Instead of answering a reader question, I’m going to do something a little different this month.
The Guardian newspaper in London recently asked a whole bunch of writers for their ten rules of writing. They got 29 responses, with well-known and respected writers like Jonathan Franzen, Zadie Smith and Joyce Carole Oates amongst them. The compendium of all this information is a real treasure trove of useful writerly advice – I suggest you read the whole two-part article, here and here, as soon as you can. But for those of you who are a little pushed for time, I have pulled my favorite – and to my mind the most essential – of all the advice into the list below (English spelling left intact).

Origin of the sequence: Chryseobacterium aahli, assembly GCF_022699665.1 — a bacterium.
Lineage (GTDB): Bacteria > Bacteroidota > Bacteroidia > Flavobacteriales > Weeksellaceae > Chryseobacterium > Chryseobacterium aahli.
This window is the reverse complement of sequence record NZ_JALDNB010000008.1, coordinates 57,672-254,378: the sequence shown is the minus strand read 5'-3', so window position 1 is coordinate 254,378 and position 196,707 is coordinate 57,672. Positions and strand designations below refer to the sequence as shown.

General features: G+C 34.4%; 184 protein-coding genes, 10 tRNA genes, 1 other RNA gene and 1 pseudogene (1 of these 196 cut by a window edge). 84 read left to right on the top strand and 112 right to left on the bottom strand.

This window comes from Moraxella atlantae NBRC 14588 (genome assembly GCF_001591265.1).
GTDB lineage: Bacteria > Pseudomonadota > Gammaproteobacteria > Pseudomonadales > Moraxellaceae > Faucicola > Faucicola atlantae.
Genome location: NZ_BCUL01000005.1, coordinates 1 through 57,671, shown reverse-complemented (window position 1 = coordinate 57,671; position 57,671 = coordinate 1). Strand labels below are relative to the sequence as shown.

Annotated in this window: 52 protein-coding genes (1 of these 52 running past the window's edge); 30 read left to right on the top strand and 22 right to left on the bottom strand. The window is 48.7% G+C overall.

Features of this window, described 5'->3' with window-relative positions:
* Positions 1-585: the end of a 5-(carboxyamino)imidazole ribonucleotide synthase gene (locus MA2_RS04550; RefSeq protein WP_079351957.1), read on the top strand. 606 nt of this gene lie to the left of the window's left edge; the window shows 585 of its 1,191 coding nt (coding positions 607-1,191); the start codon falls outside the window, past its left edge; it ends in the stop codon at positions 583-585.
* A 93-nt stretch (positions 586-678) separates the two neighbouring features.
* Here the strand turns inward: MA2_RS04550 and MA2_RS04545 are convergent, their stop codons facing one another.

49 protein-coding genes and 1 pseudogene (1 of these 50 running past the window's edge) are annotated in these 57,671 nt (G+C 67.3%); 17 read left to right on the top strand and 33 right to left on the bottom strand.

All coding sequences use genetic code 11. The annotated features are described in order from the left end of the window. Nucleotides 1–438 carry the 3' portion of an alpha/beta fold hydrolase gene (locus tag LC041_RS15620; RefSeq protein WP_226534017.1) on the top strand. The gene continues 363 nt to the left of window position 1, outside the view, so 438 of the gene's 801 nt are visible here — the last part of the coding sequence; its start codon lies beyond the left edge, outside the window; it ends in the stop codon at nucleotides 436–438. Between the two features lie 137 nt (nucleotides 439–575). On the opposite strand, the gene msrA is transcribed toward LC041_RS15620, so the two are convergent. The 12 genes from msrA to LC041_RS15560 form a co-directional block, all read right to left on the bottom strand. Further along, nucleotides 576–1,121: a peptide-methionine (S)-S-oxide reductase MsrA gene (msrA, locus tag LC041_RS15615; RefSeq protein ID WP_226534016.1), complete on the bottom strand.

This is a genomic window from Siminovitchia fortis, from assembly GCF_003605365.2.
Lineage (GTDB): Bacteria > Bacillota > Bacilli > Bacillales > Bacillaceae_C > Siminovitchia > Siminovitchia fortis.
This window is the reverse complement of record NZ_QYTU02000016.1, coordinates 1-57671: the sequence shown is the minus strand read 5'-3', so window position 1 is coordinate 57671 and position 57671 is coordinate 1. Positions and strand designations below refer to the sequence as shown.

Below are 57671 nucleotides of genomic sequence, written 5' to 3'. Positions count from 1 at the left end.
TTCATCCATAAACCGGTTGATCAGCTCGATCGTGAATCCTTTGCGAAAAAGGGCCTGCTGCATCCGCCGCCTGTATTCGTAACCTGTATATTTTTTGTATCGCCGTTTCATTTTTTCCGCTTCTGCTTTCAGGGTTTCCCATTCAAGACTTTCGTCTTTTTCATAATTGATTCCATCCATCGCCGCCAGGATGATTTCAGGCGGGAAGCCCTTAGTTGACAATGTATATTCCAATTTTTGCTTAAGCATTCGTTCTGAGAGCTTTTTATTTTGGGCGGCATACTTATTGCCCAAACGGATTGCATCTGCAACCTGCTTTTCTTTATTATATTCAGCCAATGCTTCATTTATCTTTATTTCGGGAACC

It was hard to cull these nuggets from so much wisdom, and my choices certainly reflect my proclivities as a reader – I couldn’t help but draw more heavily, perhaps, from those writers that I admire most. But this list also addresses the concerns that I see arising most in the writing students and coaching clients that I work with day after day. It’s amazing how many of the writers questioned by the Guardian had some version of “be persistent” on their lists, or how many of them suggested that you need to be careful about what criticism you listen to.
So, for better or worse, read on. Personally, I’m printing this list and sticking it up by my desk – and taking down that picture of Virginia Woolf while I’m at it.
1. The first 12 years are the worst. (Anne Enright)
2. Don’t give up. (Ian Rankin)
3. Turn up for work. Discipline allows creative freedom. No discipline equals no freedom. (Jeanette Winterson)
4. Work on a computer that is disconnected from the